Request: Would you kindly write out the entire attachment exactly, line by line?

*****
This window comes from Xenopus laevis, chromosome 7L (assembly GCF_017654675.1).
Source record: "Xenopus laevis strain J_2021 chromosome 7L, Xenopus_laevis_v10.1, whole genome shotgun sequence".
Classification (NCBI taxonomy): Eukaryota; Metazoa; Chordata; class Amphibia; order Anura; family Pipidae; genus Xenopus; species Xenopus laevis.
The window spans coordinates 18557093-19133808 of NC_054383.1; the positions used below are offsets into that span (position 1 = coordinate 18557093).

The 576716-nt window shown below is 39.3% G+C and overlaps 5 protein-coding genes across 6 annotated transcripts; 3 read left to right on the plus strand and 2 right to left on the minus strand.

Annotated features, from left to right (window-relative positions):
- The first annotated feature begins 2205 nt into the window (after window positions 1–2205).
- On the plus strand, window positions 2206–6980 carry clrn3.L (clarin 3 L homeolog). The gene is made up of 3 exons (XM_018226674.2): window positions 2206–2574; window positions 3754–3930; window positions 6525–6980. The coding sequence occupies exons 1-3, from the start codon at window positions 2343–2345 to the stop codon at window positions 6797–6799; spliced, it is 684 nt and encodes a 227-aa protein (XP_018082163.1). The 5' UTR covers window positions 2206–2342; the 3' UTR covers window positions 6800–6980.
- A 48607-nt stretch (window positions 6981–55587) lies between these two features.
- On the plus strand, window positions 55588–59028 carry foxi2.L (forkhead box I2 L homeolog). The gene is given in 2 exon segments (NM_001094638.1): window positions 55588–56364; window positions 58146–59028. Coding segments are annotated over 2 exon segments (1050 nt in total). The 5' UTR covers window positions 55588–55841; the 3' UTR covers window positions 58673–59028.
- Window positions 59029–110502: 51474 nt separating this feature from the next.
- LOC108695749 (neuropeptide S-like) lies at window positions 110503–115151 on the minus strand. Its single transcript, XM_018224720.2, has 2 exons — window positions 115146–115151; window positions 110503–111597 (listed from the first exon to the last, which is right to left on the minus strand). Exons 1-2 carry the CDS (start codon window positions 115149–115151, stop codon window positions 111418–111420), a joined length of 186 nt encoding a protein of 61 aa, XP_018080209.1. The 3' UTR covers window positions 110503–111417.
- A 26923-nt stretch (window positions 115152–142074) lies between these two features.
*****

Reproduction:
This window comes from Xenopus laevis, chromosome 7L (assembly GCF_017654675.1).
Source record: "Xenopus laevis strain J_2021 chromosome 7L, Xenopus_laevis_v10.1, whole genome shotgun sequence".
Classification (NCBI taxonomy): Eukaryota; Metazoa; Chordata; class Amphibia; order Anura; family Pipidae; genus Xenopus; species Xenopus laevis.
The window spans coordinates 18557093-19133808 of NC_054383.1; the positions used below are offsets into that span (position 1 = coordinate 18557093).

The 576716-nt window shown below is 39.3% G+C and overlaps 5 protein-coding genes across 6 annotated transcripts; 3 read left to right on the plus strand and 2 right to left on the minus strand.

Annotated features, from left to right (window-relative positions):
- The first annotated feature begins 2205 nt into the window (after window positions 1–2205).
- On the plus strand, window positions 2206–6980 carry clrn3.L (clarin 3 L homeolog). The gene is made up of 3 exons (XM_018226674.2): window positions 2206–2574; window positions 3754–3930; window positions 6525–6980. The coding sequence occupies exons 1-3, from the start codon at window positions 2343–2345 to the stop codon at window positions 6797–6799; spliced, it is 684 nt and encodes a 227-aa protein (XP_018082163.1). The 5' UTR covers window positions 2206–2342; the 3' UTR covers window positions 6800–6980.
- A 48607-nt stretch (window positions 6981–55587) lies between these two features.
- On the plus strand, window positions 55588–59028 carry foxi2.L (forkhead box I2 L homeolog). The gene is given in 2 exon segments (NM_001094638.1): window positions 55588–56364; window positions 58146–59028. Coding segments are annotated over 2 exon segments (1050 nt in total). The 5' UTR covers window positions 55588–55841; the 3' UTR covers window positions 58673–59028.
- Window positions 59029–110502: 51474 nt separating this feature from the next.
- LOC108695749 (neuropeptide S-like) lies at window positions 110503–115151 on the minus strand. Its single transcript, XM_018224720.2, has 2 exons — window positions 115146–115151; window positions 110503–111597 (listed from the first exon to the last, which is right to left on the minus strand). Exons 1-2 carry the CDS (start codon window positions 115149–115151, stop codon window positions 111418–111420), a joined length of 186 nt encoding a protein of 61 aa, XP_018080209.1. The 3' UTR covers window positions 110503–111417.
- A 26923-nt stretch (window positions 115152–142074) lies between these two features.